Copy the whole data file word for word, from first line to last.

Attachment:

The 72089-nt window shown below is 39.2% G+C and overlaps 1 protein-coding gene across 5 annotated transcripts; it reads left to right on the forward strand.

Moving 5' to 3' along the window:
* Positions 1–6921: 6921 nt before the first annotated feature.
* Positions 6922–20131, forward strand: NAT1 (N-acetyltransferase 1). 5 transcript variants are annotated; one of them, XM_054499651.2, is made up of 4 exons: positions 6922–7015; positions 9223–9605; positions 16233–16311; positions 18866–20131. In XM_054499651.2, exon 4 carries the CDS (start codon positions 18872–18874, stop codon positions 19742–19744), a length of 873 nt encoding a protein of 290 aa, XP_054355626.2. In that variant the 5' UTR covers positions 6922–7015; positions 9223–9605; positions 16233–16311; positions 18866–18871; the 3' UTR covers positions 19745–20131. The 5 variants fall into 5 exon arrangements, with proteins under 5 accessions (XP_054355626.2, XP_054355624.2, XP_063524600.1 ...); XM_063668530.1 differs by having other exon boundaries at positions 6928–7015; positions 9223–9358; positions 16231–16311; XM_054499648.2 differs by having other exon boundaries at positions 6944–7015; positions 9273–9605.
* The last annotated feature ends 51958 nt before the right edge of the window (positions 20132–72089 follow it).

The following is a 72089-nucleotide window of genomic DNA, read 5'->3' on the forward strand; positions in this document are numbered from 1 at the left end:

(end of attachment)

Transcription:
The 72089-nt window shown below is 39.2% G+C and overlaps 1 protein-coding gene across 5 annotated transcripts; it reads left to right on the forward strand.

Moving 5' to 3' along the window:
* Positions 1–6921: 6921 nt before the first annotated feature.
* Positions 6922–20131, forward strand: NAT1 (N-acetyltransferase 1). 5 transcript variants are annotated; one of them, XM_054499651.2, is made up of 4 exons: positions 6922–7015; positions 9223–9605; positions 16233–16311; positions 18866–20131. In XM_054499651.2, exon 4 carries the CDS (start codon positions 18872–18874, stop codon positions 19742–19744), a length of 873 nt encoding a protein of 290 aa, XP_054355626.2. In that variant the 5' UTR covers positions 6922–7015; positions 9223–9605; positions 16233–16311; positions 18866–18871; the 3' UTR covers positions 19745–20131. The 5 variants fall into 5 exon arrangements, with proteins under 5 accessions (XP_054355626.2, XP_054355624.2, XP_063524600.1 ...); XM_063668530.1 differs by having other exon boundaries at positions 6928–7015; positions 9223–9358; positions 16231–16311; XM_054499648.2 differs by having other exon boundaries at positions 6944–7015; positions 9273–9605.
* The last annotated feature ends 51958 nt before the right edge of the window (positions 20132–72089 follow it).

The following is a 72089-nucleotide window of genomic DNA, read 5'->3' on the forward strand; positions in this document are numbered from 1 at the left end: